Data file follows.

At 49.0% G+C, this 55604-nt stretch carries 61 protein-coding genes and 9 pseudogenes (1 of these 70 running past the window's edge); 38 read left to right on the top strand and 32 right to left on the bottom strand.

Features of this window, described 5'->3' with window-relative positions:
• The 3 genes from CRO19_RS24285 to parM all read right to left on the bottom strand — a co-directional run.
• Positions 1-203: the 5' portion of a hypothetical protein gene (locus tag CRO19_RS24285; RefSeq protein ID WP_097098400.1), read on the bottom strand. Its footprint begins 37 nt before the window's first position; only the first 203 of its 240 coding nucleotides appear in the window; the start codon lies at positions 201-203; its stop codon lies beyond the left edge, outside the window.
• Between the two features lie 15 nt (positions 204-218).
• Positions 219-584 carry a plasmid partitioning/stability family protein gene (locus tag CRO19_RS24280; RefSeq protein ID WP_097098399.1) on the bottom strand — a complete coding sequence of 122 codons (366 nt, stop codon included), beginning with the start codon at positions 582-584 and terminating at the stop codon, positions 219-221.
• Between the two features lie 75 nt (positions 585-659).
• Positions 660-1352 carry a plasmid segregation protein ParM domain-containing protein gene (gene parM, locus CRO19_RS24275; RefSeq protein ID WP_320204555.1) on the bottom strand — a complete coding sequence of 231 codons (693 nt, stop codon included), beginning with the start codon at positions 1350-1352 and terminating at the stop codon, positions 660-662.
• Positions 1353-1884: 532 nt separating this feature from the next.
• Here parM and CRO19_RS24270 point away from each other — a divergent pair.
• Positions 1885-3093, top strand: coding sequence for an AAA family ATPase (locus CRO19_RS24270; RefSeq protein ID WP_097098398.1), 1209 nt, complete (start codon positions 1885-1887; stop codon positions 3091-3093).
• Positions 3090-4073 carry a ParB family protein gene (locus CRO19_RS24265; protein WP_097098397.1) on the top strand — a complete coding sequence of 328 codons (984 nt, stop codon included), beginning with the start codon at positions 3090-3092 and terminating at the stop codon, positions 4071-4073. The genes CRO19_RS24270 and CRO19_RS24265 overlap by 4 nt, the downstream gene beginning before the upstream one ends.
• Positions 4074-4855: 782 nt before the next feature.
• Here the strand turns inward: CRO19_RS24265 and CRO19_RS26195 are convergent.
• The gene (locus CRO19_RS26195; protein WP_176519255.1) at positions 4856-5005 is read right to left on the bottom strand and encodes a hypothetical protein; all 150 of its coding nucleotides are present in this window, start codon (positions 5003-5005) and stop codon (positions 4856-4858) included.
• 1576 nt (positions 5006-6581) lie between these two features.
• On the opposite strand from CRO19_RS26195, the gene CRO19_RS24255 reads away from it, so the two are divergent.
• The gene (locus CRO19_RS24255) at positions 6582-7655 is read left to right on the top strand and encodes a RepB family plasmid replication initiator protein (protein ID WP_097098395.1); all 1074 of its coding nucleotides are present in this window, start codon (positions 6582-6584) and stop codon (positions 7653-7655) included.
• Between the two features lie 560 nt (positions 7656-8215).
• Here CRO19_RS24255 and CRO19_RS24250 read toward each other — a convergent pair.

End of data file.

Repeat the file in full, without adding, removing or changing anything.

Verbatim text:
At 49.0% G+C, this 55604-nt stretch carries 61 protein-coding genes and 9 pseudogenes (1 of these 70 running past the window's edge); 38 read left to right on the top strand and 32 right to left on the bottom strand.

Features of this window, described 5'->3' with window-relative positions:
• The 3 genes from CRO19_RS24285 to parM all read right to left on the bottom strand — a co-directional run.
• Positions 1-203: the 5' portion of a hypothetical protein gene (locus tag CRO19_RS24285; RefSeq protein ID WP_097098400.1), read on the bottom strand. Its footprint begins 37 nt before the window's first position; only the first 203 of its 240 coding nucleotides appear in the window; the start codon lies at positions 201-203; its stop codon lies beyond the left edge, outside the window.
• Between the two features lie 15 nt (positions 204-218).
• Positions 219-584 carry a plasmid partitioning/stability family protein gene (locus tag CRO19_RS24280; RefSeq protein ID WP_097098399.1) on the bottom strand — a complete coding sequence of 122 codons (366 nt, stop codon included), beginning with the start codon at positions 582-584 and terminating at the stop codon, positions 219-221.
• Between the two features lie 75 nt (positions 585-659).
• Positions 660-1352 carry a plasmid segregation protein ParM domain-containing protein gene (gene parM, locus CRO19_RS24275; RefSeq protein ID WP_320204555.1) on the bottom strand — a complete coding sequence of 231 codons (693 nt, stop codon included), beginning with the start codon at positions 1350-1352 and terminating at the stop codon, positions 660-662.
• Positions 1353-1884: 532 nt separating this feature from the next.
• Here parM and CRO19_RS24270 point away from each other — a divergent pair.
• Positions 1885-3093, top strand: coding sequence for an AAA family ATPase (locus CRO19_RS24270; RefSeq protein ID WP_097098398.1), 1209 nt, complete (start codon positions 1885-1887; stop codon positions 3091-3093).
• Positions 3090-4073 carry a ParB family protein gene (locus CRO19_RS24265; protein WP_097098397.1) on the top strand — a complete coding sequence of 328 codons (984 nt, stop codon included), beginning with the start codon at positions 3090-3092 and terminating at the stop codon, positions 4071-4073. The genes CRO19_RS24270 and CRO19_RS24265 overlap by 4 nt, the downstream gene beginning before the upstream one ends.
• Positions 4074-4855: 782 nt before the next feature.
• Here the strand turns inward: CRO19_RS24265 and CRO19_RS26195 are convergent.
• The gene (locus CRO19_RS26195; protein WP_176519255.1) at positions 4856-5005 is read right to left on the bottom strand and encodes a hypothetical protein; all 150 of its coding nucleotides are present in this window, start codon (positions 5003-5005) and stop codon (positions 4856-4858) included.
• 1576 nt (positions 5006-6581) lie between these two features.
• On the opposite strand from CRO19_RS26195, the gene CRO19_RS24255 reads away from it, so the two are divergent.
• The gene (locus CRO19_RS24255) at positions 6582-7655 is read left to right on the top strand and encodes a RepB family plasmid replication initiator protein (protein ID WP_097098395.1); all 1074 of its coding nucleotides are present in this window, start codon (positions 6582-6584) and stop codon (positions 7653-7655) included.
• Between the two features lie 560 nt (positions 7656-8215).
• Here CRO19_RS24255 and CRO19_RS24250 read toward each other — a convergent pair.